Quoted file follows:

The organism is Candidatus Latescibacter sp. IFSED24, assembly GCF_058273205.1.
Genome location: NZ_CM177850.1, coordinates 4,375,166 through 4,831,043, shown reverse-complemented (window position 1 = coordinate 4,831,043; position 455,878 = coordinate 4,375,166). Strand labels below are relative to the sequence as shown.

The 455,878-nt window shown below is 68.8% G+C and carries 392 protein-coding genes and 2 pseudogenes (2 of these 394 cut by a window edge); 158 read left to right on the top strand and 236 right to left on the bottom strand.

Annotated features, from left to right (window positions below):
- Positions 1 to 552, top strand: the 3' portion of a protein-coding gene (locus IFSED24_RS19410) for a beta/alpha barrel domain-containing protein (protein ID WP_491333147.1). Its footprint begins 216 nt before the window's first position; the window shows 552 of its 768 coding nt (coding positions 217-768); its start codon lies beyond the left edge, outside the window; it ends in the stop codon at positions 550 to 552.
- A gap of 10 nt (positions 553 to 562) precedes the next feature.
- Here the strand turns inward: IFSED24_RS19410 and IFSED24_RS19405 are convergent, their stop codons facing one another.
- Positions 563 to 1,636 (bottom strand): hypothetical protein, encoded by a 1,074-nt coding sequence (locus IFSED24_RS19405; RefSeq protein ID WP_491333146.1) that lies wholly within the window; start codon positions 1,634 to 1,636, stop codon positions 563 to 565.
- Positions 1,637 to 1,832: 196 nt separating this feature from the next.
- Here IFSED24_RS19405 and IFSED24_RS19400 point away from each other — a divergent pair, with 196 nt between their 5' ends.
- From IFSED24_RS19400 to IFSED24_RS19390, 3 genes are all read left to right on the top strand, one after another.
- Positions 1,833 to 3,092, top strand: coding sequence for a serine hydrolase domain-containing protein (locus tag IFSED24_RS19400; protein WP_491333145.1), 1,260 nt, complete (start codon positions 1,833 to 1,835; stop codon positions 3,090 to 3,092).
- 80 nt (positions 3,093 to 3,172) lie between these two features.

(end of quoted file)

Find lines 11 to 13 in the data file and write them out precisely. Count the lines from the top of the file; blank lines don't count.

- From IFSED24_RS19400 to IFSED24_RS19390, 3 genes are all read left to right on the top strand, one after another.
- Positions 1,833 to 3,092, top strand: coding sequence for a serine hydrolase domain-containing protein (locus tag IFSED24_RS19400; protein WP_491333145.1), 1,260 nt, complete (start codon positions 1,833 to 1,835; stop codon positions 3,090 to 3,092).
- 80 nt (positions 3,093 to 3,172) lie between these two features.